Nyirarumaga, mother of Rwandan poetry immortalized

“By paying tribute to the men and women whose only instrument is free speech, who imagine and act, UNESCO recognizes in poetry its value as a symbol of the human spirit’s creativity.
Jerome Kajuga, UNESCO's director of culture, social and human sciences. / Net photo
Jerome Kajuga, UNESCO's director of culture, social and human sciences. / Net photo

“By paying tribute to the men and women whose only instrument is free speech, who imagine and act, UNESCO recognizes in poetry its value as a symbol of the human spirit’s creativity.

By giving form and words to that which has none – such as the unfathomable beauty that surrounds us, the immense suffering and misery of the world – poetry contributes to the expansion of our common humanity, helping to increase its strength, solidarity and self-awareness.”


That was the message to the world poetry fraternity by Irina Bokova, Director-General of UNESCO on the occasion of World Poetry Day in March last year.


In Rwanda’s context, any such tribute to outstanding works of traditional poetry will have to make mention of Nyirarumaga, the most famous Rwandan poetess.


As the foster Queen Mother of King Ruganzu II Ndoli (1510-1543), Nyiraruganzu II Nyirarumaga played a central role in institutionalizing the use of poetry to perpetuate the history of the reigns of Rwandan monarchs.

Her poem, Umunsi ameza imiryango yose (the day she became the matriarch of all families), tells the story of Nyamususa, the wife of Gihanga, who founded the Nyiginya monarchy. Legend has it that Nyamususa bore three children, each of whom inherited a kingdom from their father: Kanyarwanda was bequested Rwanda, Kanyabugesera, Bugesera, and Kanyendorwa, Ndorwa.

Nyirarumaga composed this poem as a model for a new historiographic poetic form called Impakanizi. Its form can be viewed as a necklace –urunigi, in which every king’s history is added like a pearl/bead –isaro.

This was basically a new system of conserving the country’s literature through poetry.

According to Jerome Kajuga, the Director of Culture, Social and Human Sciences at the Rwanda National Commission for UNESCO, Nyirarumaga created the first chair of poets in Rwanda (Intebe y’Abasizi), which was very important in the kingdom’s administration, almost the equivalent of the present-day parliament.”

“So it’s practically the entire history of Rwanda captured in poetry and it’s a very important tribute to her,” he adds.

“Poets were capable of saying no to a decision by the king, and the right to be a poet was hereditary until the culture of writing came to Rwanda with the advent of colonial rule.”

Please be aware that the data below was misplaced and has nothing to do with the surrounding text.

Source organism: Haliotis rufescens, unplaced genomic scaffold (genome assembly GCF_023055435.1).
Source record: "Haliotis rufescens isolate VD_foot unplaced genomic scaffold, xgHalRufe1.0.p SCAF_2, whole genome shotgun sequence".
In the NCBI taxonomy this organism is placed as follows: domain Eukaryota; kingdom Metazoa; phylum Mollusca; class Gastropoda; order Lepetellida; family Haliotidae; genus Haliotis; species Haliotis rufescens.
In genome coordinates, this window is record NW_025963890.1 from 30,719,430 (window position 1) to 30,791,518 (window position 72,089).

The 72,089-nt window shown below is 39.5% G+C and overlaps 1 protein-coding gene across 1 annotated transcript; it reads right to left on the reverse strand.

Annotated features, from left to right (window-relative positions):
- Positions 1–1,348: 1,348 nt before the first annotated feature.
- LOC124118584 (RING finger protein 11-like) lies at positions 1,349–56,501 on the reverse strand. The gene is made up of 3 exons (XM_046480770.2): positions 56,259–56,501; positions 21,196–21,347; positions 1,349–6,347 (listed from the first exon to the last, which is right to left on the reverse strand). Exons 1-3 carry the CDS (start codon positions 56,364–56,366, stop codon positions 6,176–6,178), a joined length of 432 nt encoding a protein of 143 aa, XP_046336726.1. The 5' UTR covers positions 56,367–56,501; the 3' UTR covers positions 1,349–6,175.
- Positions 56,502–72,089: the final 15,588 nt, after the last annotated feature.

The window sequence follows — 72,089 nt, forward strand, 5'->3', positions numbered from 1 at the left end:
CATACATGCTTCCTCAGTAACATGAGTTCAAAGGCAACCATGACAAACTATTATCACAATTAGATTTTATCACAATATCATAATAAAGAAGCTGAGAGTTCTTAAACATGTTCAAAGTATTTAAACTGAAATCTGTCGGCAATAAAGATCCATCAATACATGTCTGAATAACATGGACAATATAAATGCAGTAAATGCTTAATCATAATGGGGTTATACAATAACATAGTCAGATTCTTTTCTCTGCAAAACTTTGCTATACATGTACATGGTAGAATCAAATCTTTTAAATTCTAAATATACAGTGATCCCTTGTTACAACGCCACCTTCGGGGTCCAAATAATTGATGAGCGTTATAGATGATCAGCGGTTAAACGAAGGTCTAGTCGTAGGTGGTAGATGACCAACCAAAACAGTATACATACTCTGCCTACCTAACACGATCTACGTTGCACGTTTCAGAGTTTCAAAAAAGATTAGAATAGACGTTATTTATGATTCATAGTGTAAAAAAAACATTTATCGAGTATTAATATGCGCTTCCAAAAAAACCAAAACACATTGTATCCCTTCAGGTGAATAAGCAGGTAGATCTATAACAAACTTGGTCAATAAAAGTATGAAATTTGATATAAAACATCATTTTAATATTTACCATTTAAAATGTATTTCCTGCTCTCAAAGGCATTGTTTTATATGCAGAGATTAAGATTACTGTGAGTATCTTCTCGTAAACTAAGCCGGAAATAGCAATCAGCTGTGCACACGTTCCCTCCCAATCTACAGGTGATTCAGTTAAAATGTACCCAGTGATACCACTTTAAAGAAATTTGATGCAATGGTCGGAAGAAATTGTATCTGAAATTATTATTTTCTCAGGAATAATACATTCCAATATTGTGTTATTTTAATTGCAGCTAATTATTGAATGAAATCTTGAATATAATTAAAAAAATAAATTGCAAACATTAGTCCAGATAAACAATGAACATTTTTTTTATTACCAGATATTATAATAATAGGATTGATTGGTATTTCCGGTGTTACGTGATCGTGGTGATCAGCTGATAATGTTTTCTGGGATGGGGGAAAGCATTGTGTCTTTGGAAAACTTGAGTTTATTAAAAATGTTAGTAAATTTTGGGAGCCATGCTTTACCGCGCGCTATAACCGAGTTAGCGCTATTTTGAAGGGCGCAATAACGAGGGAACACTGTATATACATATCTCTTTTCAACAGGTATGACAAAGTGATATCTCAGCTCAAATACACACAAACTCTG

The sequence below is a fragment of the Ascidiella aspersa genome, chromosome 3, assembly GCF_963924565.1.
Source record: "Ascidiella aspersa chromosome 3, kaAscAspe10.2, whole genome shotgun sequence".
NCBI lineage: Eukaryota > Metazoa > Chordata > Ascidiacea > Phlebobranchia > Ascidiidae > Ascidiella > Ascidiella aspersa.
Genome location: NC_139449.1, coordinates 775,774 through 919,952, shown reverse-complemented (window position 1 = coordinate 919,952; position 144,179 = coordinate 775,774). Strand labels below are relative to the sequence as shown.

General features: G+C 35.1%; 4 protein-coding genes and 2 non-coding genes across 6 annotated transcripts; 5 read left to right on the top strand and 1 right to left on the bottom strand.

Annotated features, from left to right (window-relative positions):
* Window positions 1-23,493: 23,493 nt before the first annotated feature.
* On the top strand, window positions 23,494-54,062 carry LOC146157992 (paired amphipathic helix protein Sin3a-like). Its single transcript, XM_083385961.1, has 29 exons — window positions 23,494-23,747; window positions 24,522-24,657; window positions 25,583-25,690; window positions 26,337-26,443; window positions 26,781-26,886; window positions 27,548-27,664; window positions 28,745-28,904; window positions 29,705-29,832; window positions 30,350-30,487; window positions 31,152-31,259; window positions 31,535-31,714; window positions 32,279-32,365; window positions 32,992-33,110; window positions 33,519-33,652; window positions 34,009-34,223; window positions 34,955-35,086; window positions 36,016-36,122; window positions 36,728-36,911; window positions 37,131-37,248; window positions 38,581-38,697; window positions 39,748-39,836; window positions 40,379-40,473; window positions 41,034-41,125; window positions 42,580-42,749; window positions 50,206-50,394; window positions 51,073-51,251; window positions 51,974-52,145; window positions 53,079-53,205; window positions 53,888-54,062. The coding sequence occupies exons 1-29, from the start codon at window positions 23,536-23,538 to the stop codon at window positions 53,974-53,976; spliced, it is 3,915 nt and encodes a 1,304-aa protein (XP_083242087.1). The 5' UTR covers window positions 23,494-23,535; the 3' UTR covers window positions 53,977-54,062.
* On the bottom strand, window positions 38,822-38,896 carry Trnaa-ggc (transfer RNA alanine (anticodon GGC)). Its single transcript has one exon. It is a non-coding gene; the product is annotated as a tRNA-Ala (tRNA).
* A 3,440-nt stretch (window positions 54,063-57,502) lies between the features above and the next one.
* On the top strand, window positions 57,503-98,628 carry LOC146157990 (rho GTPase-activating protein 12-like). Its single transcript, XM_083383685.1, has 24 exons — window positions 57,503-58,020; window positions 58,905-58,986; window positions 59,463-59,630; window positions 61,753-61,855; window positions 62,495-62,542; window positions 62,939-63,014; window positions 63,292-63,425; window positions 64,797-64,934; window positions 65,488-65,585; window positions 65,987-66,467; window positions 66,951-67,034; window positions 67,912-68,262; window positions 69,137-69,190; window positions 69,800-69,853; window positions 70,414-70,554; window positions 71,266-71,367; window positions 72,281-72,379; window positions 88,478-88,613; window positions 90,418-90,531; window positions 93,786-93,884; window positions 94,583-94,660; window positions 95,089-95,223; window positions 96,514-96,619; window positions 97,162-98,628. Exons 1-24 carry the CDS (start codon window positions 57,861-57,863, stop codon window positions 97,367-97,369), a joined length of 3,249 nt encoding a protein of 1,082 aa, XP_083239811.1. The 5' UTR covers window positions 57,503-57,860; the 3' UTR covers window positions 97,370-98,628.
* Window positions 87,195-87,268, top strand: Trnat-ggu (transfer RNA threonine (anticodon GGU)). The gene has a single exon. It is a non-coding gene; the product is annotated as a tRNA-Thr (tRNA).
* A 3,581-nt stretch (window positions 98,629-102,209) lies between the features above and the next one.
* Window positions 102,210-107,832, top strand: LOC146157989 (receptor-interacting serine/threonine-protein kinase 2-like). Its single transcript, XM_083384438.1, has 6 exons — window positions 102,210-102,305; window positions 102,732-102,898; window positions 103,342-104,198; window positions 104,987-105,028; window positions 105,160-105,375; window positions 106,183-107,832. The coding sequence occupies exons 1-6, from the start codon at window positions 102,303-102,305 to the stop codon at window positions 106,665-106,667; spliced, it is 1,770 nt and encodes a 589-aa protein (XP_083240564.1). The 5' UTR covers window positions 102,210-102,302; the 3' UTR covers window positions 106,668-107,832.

In memory of the queen mother’s contribution to the development of traditional poetry, a beautiful clay statue of her was unveiled for the first time at last year’s World Poetry Day celebrations in Kigali.

“This clay statue is simple but very symbolic of the 500 years of this country’s history as embodied in many poems,” Kajuga explains, adding that historically, all poets belonged to the chair of poets which started with Nyirarumaga.

The statue depicts the queen mother sitting on three traditional stools that are hoisted on top of one another. She is poised, elegant, and seems to be in deep contemplation, which is basically to symbolize her role as the founder of the chair of poets.

The statue was developed under the auspices of the Rwanda National Commission for UNESCO.

A group of ten young artistes from Butare in the Southern Province, all former students of Nyundo School of Music and Art, and who have since formed an association to harness their artistic endeavors.

“Personally this group also interested me as a person that is interested in culture,” Kajuga explains, adding that taking the statue away is just one way of giving exposure to the budding artistes.

Nyirarumaga at Transpoesis Rwanda:

After the statue made its debut at the World Poetry Day celebrations last year, this time it’s back as the winning prize for the 5th edition of Kigali Vibrates with poetry, a monthly poetry contest that is slated for October 29th at Café Neo, at The Office shared working space in Kiyovu.

Kigali Vibrates with Poetry is a platform for supporting and celebrating young Rwandan poets. It is run by Andrea Grieder, the founder and curator, in partnership with the National Commission for UNESCO.

They organize poetry competitions for young boys and girls especially in schools and every school term there’s an inter school slam competition.

“Tranpoesis is a private initiative founded by Andrea Grieder, and because it was a very good idea to boost the efforts of Rwandan traditional poetry, the National Commission for UNESCO took interest in the project,” Kajuga explains.

“We’re there to offer our humble support with things like registration, publication of poems, and some symbolic help here and there like this statue of Nyirarumaga.

For her part, Grieder describes the statue as a symbol of the power of poetry and its place in society.

“Nyirarumaga is a role-model for women poets and an encouragement for innovation. We can learn from her that the institutionalization of poetry can be a strong pillar for development and transformation. I look at her and feel touched by beauty, a flash transcending time and cultural differences in the family of poets We can see her as a symbolic mother, an inspiration to go far to become a hero in history – a poetic hero. 


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